Thursday, March 6, 2008
Taking the Hockey Media to Task: Cox and Proteau
The world of journalism is rarely deficient when it comes to favourably quantifying ones argument. In different terms, writers spin and manipulate numbers to support their case in the same manner other professionals do. Lawyers, research scientists, doctors, salesmen all fudge a number or two every now and then. The simple explanation for this phenomena: because they can.
Which brings me to this piece by Damien Cox in the Toronto Star (and subsequently, Adam Proteau of THN):
“The most compelling stat to emerge from almost two full seasons of mandatory visor use in the AHL has been a more than 40 per cent drop in major stick penalties and a more than 15 per cent drop in stick minors. ”
Ohh?? The use of the word almost is very sneaky. In this case, almost equals ¾ of the season. To get around correctly assessing the figures he presented (shown below), Cox also sneakily denotes the 2007-08 stats as “(to date)” to further substantiate his otherwise weak data. Here is the raw data (courtesy of the AHL), but reproduced in Cox's column:
2005-06 (pre visor rule): 757
2006-07 (post visor rule): 632
2007-08 (to date): 553
2005-2006: 8.95 min./game
2006-2007: 8.22 min./game
2007-2008: 9.02 min./game
As was mentioned, the number from this season requires adjustment by a factor of 1.25, as 25% of the games are yet to be played. (They play an 80 game season in the AHL, and to date, most have played 60. 60/80= ¾, or 75%). In order to correctly assess these data, we'll project these stick infractions to seasons end.
Projected after 80 games (or a full AHL season):
High-sticking Minors: 691
Fighting: 9.02 min/game (unchanged as it is already averaged on a per game basis)
Doesn't that change the landscape significantly? We'll start with high-sticking minors. When you correctly adjust the numbers for valid comparison, you see that the value lies almost exactly between that of the previous year (06-07) and the last year of voluntary visor usage (05-06). While three years is a CRAPPY data sample under any circumstance, it would seem that (contrary to the assesment of Cox and Proteau) the 06-07 season was the anomaly and that things are beginning to normalize.
Moving unto high-sticking majors, which are notably subject to judgment from the referee. Infact, Rule 61 of the NHL Rulebook surprisingly offers no direct characterization of a 'high-sticking major'. This in and of itself should alert one to the potential for inconsistencies in the data. Anything of this nature leaves itself vulnerable to a substantial degree of variability, as is demonstrated by the above figures. Consider how many refs will call a given high-sticking infraction a double-minor in lieu of a 5min major, or vice versa? Thus, the discretion awarded to the official limits any definitive statistical conclusions. That being said, much like the high-sticking minors addressed above, the adjusted figure for this seasons high-sticking majors (71.5) lies significantly above last seasons tally, and a mere 34% below that of the number provided for the pre-mandatory visor year(109 v. 71.5).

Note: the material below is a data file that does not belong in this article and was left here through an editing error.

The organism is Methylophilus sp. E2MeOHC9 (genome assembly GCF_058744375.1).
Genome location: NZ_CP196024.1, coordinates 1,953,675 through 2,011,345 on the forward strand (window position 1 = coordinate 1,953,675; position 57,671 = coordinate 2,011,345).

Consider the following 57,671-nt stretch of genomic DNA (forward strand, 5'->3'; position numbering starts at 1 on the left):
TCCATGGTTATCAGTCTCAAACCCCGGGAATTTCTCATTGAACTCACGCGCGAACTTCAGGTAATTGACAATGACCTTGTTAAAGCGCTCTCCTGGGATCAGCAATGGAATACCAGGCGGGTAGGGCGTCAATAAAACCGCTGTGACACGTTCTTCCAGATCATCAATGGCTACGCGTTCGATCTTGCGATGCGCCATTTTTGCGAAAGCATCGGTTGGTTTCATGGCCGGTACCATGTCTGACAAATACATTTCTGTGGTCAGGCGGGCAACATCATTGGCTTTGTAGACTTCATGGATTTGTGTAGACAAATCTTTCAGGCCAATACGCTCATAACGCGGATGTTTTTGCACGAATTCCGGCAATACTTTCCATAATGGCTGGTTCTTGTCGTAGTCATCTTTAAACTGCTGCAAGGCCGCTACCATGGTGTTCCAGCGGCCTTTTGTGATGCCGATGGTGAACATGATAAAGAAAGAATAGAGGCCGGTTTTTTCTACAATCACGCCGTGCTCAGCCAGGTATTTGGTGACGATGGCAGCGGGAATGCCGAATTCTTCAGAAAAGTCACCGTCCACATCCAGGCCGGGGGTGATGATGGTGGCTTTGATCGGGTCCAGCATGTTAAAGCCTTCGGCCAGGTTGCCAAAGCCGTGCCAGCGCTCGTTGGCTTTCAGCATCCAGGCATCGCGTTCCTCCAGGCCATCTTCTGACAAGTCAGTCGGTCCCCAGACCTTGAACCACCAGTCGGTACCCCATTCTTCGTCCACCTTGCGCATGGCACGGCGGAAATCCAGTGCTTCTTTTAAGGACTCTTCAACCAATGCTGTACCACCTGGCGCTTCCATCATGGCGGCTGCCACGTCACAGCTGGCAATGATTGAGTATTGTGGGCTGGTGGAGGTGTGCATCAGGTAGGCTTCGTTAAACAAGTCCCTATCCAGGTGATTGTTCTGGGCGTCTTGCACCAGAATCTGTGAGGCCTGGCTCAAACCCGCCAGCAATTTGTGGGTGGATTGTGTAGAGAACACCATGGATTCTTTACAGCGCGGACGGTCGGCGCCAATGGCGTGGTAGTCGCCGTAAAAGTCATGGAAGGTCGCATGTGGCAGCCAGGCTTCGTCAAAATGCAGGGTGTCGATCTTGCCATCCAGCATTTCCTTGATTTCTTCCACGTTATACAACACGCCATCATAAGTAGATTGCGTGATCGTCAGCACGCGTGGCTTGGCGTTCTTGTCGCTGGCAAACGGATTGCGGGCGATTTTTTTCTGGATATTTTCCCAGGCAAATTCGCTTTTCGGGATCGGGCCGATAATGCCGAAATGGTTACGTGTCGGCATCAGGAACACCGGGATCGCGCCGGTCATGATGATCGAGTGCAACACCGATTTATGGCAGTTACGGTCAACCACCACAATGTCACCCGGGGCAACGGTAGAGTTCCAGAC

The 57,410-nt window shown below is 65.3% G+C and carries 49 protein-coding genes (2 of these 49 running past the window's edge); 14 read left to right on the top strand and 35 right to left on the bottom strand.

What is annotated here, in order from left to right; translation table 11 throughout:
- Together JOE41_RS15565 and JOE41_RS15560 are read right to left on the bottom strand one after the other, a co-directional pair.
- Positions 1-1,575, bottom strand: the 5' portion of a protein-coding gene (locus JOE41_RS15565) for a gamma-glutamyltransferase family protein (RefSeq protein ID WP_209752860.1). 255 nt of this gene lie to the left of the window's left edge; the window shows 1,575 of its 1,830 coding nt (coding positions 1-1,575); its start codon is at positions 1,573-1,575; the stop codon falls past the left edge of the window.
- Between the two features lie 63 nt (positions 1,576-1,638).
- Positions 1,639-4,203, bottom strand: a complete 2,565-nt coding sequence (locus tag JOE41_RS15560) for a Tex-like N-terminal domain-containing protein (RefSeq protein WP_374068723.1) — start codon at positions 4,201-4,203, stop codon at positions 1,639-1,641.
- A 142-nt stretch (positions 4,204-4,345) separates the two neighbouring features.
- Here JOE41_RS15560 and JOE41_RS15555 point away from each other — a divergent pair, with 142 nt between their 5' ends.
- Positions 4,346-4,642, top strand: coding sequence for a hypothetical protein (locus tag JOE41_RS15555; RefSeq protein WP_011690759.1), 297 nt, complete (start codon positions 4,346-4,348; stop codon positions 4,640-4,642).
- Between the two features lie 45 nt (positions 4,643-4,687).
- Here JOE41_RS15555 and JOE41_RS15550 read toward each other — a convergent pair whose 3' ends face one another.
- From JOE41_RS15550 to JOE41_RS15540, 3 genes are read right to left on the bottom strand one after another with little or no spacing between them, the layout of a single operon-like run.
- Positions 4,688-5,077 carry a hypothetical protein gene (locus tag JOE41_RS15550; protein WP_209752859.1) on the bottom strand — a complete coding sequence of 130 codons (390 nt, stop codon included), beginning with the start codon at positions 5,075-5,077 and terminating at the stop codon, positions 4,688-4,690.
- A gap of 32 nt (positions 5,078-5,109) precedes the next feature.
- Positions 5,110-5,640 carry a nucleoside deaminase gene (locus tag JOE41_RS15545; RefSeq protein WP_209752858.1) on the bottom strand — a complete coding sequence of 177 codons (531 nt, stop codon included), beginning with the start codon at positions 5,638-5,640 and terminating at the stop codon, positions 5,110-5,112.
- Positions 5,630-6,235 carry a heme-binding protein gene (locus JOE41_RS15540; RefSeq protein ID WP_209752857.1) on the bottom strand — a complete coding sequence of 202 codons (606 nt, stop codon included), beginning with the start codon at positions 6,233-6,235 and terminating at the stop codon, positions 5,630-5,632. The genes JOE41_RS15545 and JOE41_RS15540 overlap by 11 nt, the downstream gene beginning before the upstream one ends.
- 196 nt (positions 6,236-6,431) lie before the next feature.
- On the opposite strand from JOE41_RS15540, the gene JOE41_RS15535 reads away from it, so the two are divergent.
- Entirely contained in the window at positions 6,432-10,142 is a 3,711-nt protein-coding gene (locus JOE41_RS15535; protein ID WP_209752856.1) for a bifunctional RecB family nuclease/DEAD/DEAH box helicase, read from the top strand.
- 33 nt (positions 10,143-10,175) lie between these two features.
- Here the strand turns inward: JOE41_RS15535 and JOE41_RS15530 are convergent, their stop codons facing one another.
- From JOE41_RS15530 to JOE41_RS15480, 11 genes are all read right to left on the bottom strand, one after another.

Fighting is up? Not really. It would appear to be leveling off (from last years dip) and returning to levels observed in the 05-06 season. Since fighting is up marginally over the previous season, but nearly equal to that two seasons prior, the numbers do not allow us to conclude that visors have ANY effect on the amount of fisticuffs -- a factor that Cox intentionally overlooked. Fighting is a multi-variable event that is dependent on a dozen or more factors unrelated to visors in any way. What is the score of the game? Are they rivals, or in a playoff hunt? Do the coaches dislike each other? Have the refs lost control of the game, or was their a dirty play that sparked a line brawl, or two? The intangibles that go into a fight kicking off far outweigh the fact that all players are wearing faceshields.
I suppose the moral of the story is best summarized from a quote via Leonard H. Courtney: “There are three kinds of lies: lies, damned lies, and statistics.” Whether you want to believe my numerical manipulation(s) or Cox/Proteau's is up to you, but my point about statistics has been well illustrated -- beware.